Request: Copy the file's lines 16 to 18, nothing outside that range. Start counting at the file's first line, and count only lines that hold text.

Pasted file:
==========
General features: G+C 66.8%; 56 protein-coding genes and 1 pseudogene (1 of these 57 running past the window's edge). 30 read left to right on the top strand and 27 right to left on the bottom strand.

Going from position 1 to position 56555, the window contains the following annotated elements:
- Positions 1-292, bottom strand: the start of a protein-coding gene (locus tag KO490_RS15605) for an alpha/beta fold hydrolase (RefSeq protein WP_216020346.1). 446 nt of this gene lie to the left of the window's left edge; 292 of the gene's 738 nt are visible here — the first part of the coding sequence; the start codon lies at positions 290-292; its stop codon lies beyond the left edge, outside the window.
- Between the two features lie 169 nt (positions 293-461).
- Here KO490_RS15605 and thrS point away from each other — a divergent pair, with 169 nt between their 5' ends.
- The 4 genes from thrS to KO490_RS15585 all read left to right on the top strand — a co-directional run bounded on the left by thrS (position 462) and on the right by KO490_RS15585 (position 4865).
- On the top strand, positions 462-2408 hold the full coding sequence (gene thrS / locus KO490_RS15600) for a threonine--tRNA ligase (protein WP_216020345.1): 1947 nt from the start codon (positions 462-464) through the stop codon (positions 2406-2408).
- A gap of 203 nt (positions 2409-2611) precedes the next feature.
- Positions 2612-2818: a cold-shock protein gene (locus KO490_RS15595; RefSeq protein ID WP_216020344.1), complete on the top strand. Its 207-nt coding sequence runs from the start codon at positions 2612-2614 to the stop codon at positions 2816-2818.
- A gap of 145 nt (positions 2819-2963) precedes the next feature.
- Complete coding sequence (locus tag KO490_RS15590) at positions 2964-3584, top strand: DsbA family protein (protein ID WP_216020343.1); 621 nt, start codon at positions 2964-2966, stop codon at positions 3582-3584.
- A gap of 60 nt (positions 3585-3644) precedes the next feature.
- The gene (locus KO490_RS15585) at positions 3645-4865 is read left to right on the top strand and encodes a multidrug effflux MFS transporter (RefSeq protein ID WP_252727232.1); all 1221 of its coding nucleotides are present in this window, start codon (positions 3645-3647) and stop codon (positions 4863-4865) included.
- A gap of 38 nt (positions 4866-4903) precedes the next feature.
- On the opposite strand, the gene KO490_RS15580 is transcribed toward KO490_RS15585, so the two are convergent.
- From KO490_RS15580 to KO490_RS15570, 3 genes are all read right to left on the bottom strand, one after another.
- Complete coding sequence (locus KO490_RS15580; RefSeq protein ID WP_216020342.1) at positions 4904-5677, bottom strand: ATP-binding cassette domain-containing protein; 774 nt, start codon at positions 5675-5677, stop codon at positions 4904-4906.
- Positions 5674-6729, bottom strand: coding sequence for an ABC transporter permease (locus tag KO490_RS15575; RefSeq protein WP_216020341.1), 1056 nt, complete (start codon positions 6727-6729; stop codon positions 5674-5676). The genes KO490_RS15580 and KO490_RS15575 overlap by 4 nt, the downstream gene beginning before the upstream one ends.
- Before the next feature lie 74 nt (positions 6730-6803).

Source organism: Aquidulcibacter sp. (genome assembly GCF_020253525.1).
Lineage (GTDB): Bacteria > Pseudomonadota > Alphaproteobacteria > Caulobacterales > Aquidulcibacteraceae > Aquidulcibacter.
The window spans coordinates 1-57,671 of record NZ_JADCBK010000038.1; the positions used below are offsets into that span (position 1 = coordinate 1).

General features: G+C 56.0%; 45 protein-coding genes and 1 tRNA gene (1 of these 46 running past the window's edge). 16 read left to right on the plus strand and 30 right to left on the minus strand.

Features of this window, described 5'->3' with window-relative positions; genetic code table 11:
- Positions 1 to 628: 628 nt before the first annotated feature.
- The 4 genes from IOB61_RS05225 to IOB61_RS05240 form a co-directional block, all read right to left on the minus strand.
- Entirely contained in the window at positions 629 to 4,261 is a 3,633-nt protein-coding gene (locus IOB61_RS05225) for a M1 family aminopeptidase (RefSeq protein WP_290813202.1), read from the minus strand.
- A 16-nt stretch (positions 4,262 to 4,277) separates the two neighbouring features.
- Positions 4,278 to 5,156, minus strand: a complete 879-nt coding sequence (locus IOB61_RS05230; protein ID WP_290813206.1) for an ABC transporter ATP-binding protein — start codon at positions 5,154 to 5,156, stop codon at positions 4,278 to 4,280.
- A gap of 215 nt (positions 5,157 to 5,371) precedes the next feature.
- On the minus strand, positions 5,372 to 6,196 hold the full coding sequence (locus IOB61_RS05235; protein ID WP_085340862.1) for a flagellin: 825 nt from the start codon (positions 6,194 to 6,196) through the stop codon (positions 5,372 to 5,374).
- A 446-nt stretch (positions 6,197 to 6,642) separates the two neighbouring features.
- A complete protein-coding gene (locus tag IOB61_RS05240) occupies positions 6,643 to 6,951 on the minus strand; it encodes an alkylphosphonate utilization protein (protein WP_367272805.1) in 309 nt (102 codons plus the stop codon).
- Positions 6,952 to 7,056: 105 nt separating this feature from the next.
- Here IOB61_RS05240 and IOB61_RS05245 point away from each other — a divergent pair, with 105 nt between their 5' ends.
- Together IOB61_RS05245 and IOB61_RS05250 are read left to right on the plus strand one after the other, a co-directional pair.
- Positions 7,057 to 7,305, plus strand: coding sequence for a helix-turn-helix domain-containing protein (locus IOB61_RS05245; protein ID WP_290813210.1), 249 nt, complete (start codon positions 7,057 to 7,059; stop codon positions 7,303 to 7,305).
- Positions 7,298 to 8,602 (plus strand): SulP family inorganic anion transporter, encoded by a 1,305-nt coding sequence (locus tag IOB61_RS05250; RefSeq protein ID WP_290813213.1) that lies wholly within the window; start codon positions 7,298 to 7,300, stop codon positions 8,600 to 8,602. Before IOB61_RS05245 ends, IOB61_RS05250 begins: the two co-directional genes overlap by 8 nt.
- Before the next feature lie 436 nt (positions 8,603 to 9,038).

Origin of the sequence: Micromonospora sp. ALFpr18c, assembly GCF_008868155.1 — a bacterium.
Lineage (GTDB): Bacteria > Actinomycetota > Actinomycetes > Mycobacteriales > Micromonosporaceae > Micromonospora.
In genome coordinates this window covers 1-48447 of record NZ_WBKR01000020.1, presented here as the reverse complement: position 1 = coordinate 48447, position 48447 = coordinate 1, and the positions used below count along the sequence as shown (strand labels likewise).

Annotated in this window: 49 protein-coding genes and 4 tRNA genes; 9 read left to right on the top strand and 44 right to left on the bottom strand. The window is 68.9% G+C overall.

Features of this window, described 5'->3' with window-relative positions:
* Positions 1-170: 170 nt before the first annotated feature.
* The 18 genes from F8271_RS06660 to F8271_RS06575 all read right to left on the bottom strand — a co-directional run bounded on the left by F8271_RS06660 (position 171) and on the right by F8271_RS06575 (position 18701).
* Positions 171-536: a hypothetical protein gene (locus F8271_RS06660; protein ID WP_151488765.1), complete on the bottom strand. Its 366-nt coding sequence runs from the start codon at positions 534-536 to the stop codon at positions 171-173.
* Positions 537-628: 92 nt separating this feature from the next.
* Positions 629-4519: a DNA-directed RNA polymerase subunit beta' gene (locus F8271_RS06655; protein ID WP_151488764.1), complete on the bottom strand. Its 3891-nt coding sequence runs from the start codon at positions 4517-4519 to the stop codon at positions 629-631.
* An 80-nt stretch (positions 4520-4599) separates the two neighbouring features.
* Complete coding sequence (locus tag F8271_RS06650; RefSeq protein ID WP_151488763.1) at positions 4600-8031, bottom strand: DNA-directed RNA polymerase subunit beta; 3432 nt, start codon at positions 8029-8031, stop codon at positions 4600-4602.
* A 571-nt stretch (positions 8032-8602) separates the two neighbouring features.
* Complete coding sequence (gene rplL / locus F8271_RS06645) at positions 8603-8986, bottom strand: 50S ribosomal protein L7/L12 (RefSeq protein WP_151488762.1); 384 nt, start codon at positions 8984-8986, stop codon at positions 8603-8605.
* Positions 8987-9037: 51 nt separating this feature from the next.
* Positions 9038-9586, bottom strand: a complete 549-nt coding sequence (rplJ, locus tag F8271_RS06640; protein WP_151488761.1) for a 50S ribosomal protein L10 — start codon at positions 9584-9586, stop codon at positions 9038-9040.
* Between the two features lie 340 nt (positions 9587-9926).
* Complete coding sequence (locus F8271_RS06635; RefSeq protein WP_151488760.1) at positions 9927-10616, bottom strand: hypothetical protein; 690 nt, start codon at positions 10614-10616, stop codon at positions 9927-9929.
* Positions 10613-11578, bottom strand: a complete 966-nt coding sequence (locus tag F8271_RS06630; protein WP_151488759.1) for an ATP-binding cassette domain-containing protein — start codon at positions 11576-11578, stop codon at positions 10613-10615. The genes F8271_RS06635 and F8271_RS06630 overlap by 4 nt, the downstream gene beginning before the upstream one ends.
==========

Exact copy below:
- From KO490_RS15580 to KO490_RS15570, 3 genes are all read right to left on the bottom strand, one after another.
- Complete coding sequence (locus KO490_RS15580; RefSeq protein ID WP_216020342.1) at positions 4904-5677, bottom strand: ATP-binding cassette domain-containing protein; 774 nt, start codon at positions 5675-5677, stop codon at positions 4904-4906.
- Positions 5674-6729, bottom strand: coding sequence for an ABC transporter permease (locus tag KO490_RS15575; RefSeq protein WP_216020341.1), 1056 nt, complete (start codon positions 6727-6729; stop codon positions 5674-5676). The genes KO490_RS15580 and KO490_RS15575 overlap by 4 nt, the downstream gene beginning before the upstream one ends.